It’s respiratory syncytial virus (RSV) season and WVU Medicine Children’s is now offering an antibody injection to protect against it.
The injection, Nirsevimab (Beyfortus®) is an FDA-approved antibody immunization that is given like a shot, is being offered at WVU Medicine Children’s Hospital and clinics in the Morgantown area.
The shot creates passive immunity from RSV, which is different than a vaccine.
“We all have antibodies that we make on a daily basis,” Jeffrey Lancaster, M.D., associate chief medical officer for WVU Medicine Children’s, said. “Those antibodies can attach to a virus or bacteria and neutralize it. Monoclonal antibodies are made scientifically against a specific part of RSV. Nirsevimab makes sure RSV cannot attach to our cells and get into our bodies.”
All patients who are eight months old and younger qualify for the antibody injection.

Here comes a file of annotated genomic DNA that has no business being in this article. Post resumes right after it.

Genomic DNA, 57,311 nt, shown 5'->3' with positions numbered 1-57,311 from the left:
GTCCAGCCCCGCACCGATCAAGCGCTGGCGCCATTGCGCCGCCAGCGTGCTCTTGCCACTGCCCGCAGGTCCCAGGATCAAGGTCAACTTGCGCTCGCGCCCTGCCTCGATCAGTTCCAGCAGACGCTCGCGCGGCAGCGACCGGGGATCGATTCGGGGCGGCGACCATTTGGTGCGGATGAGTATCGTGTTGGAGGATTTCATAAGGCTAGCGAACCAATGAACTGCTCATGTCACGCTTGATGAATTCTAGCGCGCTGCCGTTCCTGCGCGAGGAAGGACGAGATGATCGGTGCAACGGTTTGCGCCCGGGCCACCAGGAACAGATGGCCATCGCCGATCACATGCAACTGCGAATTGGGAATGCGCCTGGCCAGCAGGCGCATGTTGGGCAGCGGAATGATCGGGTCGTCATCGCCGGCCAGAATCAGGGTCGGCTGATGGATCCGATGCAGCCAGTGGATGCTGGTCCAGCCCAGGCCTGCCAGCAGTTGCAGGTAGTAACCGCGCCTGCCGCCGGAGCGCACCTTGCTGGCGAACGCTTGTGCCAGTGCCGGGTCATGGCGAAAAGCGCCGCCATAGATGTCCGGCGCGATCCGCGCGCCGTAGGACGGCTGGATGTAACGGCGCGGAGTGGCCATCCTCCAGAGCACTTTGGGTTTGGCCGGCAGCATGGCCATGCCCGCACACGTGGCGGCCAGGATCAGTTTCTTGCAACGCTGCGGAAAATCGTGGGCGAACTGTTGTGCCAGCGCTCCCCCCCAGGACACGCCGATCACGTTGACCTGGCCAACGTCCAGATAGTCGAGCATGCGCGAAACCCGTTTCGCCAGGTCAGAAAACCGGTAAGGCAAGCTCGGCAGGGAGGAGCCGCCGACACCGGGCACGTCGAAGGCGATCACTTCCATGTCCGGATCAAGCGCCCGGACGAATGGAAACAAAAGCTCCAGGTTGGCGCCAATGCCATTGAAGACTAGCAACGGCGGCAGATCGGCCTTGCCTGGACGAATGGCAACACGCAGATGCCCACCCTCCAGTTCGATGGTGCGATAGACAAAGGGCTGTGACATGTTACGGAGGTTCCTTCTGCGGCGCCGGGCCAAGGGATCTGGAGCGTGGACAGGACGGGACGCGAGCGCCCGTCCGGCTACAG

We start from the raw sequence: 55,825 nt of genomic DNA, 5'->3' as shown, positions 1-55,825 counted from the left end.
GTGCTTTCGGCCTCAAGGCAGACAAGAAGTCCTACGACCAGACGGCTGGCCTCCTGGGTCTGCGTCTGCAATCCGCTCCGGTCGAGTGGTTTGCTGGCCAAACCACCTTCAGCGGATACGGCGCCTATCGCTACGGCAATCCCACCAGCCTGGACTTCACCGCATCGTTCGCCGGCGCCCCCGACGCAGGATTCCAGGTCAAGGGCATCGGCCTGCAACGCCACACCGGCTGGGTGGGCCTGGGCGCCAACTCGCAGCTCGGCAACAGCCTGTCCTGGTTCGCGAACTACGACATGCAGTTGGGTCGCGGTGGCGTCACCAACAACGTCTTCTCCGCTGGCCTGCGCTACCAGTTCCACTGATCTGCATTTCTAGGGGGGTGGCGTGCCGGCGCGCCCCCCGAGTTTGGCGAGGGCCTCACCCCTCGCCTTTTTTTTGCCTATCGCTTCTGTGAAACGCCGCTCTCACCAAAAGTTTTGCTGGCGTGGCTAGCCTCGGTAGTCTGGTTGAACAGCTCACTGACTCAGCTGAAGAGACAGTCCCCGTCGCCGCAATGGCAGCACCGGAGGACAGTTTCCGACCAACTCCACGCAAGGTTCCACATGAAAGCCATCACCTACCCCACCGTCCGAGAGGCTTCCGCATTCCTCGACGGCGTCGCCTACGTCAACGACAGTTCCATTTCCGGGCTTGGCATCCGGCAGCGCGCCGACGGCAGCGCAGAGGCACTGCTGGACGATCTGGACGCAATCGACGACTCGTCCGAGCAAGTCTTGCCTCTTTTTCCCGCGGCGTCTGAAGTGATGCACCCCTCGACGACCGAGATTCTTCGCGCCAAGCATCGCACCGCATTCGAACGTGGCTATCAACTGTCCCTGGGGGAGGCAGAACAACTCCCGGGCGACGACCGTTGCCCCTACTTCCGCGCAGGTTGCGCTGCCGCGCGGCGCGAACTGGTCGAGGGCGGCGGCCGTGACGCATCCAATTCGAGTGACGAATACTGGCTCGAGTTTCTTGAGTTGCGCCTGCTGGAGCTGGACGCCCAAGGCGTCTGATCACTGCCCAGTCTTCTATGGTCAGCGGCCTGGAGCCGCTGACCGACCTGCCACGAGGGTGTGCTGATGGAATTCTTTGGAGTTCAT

“We would recommend it for every baby born during RSV season, starting now through March and probably April,” Dr. Lancaster said. “You’ll hear a pediatrician talk about it and say there’s something that can protect your baby from severe RSV.”
WVU Medicine says new babies born during RSV season should get the antibody at their first pediatrician visit. Parents will be given information when they are discharged from the hospital after birth.
RSV is the leading cause of hospitalizations in children who are less than a year old.
Nirsevimab is still being distributed to WVU Medicine Children’s providers across West Virginia and the surrounding region. Check with your child’s doctor for availability.
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